The main character talks about “proactive” patients asking their doctor, before treatment, “[D]o you really give a fuck?” It seems like such a driving force of the character, asking people to actually care.

I’ve been thinking a lot about the difference between giving a shit and giving a fuck. Or not giving a fuck, I guess. I think that doctor thing is an allusion to people getting pretty shitty medical care. People come in with the same exact problem and get two separate treatments. White people are just getting better stuff. It stems from that — that’s not how I wrote the scene, but it’s an allusion to that, the basic need for someone’s health. I listen to friends’ and relatives’ stories of making the practitioner give a shit. Asking someone to give a fuck about another person.

In 2006, you wrote in Hokum, your anthology of African-American humor, that “there isn’t much to laugh at these days.” Have you changed your opinion? Is there anything to laugh at in 2015?

Not long after that, maybe 3–4 years ago, I started reading internet commenters. And there’s some funny fuckers out there, man. It kind of restored me in a weird way. Forget all the vitriolic stuff, but there was really smart, funny stuff just ending up in comments sections. Silicon Valley is really funny. Veep. There’s funny stuff out there.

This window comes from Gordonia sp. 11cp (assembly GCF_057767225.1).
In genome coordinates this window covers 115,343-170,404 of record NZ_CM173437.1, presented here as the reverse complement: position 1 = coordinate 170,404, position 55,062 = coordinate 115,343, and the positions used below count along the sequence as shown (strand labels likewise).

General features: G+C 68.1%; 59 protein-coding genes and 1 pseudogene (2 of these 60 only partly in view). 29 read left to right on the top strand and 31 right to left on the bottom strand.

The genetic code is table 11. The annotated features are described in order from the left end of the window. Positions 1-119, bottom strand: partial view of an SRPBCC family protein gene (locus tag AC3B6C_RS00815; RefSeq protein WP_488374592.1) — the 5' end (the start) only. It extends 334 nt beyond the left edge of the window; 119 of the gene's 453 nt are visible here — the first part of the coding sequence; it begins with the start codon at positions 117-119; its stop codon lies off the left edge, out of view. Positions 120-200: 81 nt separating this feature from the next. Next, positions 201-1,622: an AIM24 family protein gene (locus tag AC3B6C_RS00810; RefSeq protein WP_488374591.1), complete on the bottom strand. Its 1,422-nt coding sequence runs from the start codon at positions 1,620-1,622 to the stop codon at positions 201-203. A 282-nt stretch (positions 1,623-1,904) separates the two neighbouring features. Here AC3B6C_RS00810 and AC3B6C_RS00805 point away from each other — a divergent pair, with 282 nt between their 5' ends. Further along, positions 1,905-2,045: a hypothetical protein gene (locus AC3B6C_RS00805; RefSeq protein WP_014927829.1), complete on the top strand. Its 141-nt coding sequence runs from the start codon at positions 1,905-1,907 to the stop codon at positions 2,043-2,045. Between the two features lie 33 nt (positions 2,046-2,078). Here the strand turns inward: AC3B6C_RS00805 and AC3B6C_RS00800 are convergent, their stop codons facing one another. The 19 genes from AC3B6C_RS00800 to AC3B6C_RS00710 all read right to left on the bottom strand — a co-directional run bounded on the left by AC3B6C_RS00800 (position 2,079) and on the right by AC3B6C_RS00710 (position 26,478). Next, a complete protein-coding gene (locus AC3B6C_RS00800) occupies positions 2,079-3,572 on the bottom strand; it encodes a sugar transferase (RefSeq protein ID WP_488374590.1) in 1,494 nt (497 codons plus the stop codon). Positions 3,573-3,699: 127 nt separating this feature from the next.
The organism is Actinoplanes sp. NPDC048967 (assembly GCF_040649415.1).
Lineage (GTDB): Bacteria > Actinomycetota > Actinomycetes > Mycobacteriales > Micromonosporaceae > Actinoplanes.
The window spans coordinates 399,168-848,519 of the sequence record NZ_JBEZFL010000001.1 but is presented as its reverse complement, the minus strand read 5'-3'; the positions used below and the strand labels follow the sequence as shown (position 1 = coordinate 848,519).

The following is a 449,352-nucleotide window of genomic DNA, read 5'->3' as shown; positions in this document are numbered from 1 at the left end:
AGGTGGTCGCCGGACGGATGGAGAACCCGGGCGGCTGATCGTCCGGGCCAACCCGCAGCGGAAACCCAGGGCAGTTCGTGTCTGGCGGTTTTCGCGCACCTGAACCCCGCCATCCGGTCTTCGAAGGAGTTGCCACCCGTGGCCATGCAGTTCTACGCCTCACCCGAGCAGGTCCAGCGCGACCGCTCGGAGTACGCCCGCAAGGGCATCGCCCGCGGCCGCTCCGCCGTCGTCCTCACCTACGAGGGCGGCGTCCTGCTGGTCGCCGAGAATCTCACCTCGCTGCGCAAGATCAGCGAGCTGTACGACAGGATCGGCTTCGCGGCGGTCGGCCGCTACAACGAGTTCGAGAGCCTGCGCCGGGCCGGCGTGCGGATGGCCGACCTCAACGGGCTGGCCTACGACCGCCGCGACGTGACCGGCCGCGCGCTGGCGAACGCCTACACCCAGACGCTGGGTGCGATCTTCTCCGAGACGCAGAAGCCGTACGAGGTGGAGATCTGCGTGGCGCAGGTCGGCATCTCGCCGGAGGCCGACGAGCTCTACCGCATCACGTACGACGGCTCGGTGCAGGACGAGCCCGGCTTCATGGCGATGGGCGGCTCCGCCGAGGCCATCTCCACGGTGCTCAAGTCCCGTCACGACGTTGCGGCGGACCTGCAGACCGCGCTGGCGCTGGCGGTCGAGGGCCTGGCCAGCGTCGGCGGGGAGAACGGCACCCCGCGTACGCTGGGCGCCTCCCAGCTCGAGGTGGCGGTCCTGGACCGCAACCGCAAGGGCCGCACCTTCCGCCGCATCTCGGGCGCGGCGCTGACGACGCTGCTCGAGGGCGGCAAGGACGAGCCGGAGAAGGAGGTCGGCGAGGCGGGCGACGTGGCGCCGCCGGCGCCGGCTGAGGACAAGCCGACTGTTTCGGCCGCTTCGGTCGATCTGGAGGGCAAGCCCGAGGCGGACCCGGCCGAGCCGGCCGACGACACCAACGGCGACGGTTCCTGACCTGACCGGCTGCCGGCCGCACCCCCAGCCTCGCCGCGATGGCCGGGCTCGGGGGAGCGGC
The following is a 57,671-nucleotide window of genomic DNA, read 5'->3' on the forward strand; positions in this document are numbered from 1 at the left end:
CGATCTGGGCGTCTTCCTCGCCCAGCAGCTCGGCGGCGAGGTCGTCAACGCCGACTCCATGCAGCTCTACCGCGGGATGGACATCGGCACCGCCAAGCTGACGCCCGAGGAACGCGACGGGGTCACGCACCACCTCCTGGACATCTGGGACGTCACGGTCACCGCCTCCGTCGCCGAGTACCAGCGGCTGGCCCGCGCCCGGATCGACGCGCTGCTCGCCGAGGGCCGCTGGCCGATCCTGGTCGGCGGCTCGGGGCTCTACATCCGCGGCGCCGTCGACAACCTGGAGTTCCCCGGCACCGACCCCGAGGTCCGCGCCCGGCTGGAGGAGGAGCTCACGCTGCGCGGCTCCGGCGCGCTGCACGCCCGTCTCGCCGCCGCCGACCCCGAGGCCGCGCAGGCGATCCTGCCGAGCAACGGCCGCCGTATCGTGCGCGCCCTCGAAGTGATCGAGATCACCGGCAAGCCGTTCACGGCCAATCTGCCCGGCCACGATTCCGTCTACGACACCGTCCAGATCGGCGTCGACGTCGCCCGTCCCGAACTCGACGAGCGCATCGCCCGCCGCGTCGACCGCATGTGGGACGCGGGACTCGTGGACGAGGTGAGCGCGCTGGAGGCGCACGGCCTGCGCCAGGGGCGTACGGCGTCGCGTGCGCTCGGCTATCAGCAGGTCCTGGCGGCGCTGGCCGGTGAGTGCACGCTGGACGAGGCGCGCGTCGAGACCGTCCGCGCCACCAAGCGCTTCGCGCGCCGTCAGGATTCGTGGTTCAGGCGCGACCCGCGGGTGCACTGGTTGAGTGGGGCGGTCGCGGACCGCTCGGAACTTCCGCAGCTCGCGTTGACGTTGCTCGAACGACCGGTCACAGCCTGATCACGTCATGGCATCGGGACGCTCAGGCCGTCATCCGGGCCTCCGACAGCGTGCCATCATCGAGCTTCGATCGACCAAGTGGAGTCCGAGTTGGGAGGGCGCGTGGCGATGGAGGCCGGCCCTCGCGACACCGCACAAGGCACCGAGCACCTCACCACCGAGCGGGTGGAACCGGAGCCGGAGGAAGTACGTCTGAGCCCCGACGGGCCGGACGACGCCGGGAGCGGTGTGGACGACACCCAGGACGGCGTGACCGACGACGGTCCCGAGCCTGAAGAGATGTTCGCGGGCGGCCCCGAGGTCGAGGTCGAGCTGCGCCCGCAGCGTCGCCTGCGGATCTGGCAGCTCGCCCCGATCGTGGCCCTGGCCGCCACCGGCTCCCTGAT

The internet has really helped foster some strange comedic sensibilities.

I haven’t seen a ton of it, but Broad City is pretty damn funny. It’s an internet kind of humor. The joke isn’t funny, but their telling of the joke is. There’s something cyber about their approach, the length of the joke, the rhythm of the humor. In a weird way, the humor attention span is expanding. I don’t know if it’s a temporal expansion, but I think the internet is definitely changing the rhythm. It’ll be interesting to see how High Maintenance, when it goes from those short films on the internet to a half-hour show, how its humor will change.

Your main characters always have an encyclopedic knowledge of movies. Have you seen anything recently that you’ve really enjoyed?

I just re-watched Last Picture Show. Damn near perfect fucking movie. I hadn’t seen it in a long time. So I got the Blu-Ray and popped it in. It’s so fucking good. I saw it when I was really young, and I loved it then. It gained stuff now that I’m older.

Is Will Smith still the driest man alive, as you wrote in Hokum? Has he possibly gotten even drier?

I don’t know who Will Smith really is. There’s some dry people out there. Kevin James is really dry. I’m not using dry in a positive way — I’m using it as a pejorative. There’s a ton of really dry people out there. I think Barack is kind of dry. He’s a politician, so it’s the way he navigates, and he might not be dry in real life, but there’s a lot of dry shit out there. Sports are dry. Film is dry. Film is really dry. I don’t see much.
Max Rivlin-Nadler is a founding editor of Full Stop.